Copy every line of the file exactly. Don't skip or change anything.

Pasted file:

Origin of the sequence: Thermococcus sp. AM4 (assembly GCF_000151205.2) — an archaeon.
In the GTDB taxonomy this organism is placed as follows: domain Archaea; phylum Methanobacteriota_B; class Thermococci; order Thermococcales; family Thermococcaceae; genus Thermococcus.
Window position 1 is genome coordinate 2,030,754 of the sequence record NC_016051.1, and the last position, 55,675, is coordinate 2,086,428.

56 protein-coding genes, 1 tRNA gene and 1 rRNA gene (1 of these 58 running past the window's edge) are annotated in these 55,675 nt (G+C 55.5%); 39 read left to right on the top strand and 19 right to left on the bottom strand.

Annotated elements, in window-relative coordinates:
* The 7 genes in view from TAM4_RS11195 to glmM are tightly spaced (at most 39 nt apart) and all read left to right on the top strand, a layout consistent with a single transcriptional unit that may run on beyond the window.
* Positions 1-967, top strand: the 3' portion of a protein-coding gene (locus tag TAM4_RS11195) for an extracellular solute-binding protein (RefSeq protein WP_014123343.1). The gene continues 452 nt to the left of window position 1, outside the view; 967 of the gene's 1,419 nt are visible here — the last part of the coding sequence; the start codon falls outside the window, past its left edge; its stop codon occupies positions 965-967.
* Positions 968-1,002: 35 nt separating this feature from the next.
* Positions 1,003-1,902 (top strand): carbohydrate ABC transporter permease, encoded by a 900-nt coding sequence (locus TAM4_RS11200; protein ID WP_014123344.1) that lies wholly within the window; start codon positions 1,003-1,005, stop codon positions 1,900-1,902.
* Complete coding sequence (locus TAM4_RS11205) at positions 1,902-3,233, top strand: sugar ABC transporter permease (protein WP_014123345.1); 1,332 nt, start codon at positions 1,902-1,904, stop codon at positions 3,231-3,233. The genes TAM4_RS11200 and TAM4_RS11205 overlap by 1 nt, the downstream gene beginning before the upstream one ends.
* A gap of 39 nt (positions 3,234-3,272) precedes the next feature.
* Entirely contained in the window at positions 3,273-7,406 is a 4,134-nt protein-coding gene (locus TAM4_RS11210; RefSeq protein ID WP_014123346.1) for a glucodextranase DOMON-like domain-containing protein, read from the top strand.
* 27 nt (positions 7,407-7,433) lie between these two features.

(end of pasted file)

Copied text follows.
Origin of the sequence: Thermococcus sp. AM4 (assembly GCF_000151205.2) — an archaeon.
In the GTDB taxonomy this organism is placed as follows: domain Archaea; phylum Methanobacteriota_B; class Thermococci; order Thermococcales; family Thermococcaceae; genus Thermococcus.
Window position 1 is genome coordinate 2,030,754 of the sequence record NC_016051.1, and the last position, 55,675, is coordinate 2,086,428.

56 protein-coding genes, 1 tRNA gene and 1 rRNA gene (1 of these 58 running past the window's edge) are annotated in these 55,675 nt (G+C 55.5%); 39 read left to right on the top strand and 19 right to left on the bottom strand.

Annotated elements, in window-relative coordinates:
* The 7 genes in view from TAM4_RS11195 to glmM are tightly spaced (at most 39 nt apart) and all read left to right on the top strand, a layout consistent with a single transcriptional unit that may run on beyond the window.
* Positions 1-967, top strand: the 3' portion of a protein-coding gene (locus tag TAM4_RS11195) for an extracellular solute-binding protein (RefSeq protein WP_014123343.1). The gene continues 452 nt to the left of window position 1, outside the view; 967 of the gene's 1,419 nt are visible here — the last part of the coding sequence; the start codon falls outside the window, past its left edge; its stop codon occupies positions 965-967.
* Positions 968-1,002: 35 nt separating this feature from the next.
* Positions 1,003-1,902 (top strand): carbohydrate ABC transporter permease, encoded by a 900-nt coding sequence (locus TAM4_RS11200; protein ID WP_014123344.1) that lies wholly within the window; start codon positions 1,003-1,005, stop codon positions 1,900-1,902.
* Complete coding sequence (locus TAM4_RS11205) at positions 1,902-3,233, top strand: sugar ABC transporter permease (protein WP_014123345.1); 1,332 nt, start codon at positions 1,902-1,904, stop codon at positions 3,231-3,233. The genes TAM4_RS11200 and TAM4_RS11205 overlap by 1 nt, the downstream gene beginning before the upstream one ends.
* A gap of 39 nt (positions 3,234-3,272) precedes the next feature.
* Entirely contained in the window at positions 3,273-7,406 is a 4,134-nt protein-coding gene (locus TAM4_RS11210; RefSeq protein ID WP_014123346.1) for a glucodextranase DOMON-like domain-containing protein, read from the top strand.
* 27 nt (positions 7,407-7,433) lie between these two features.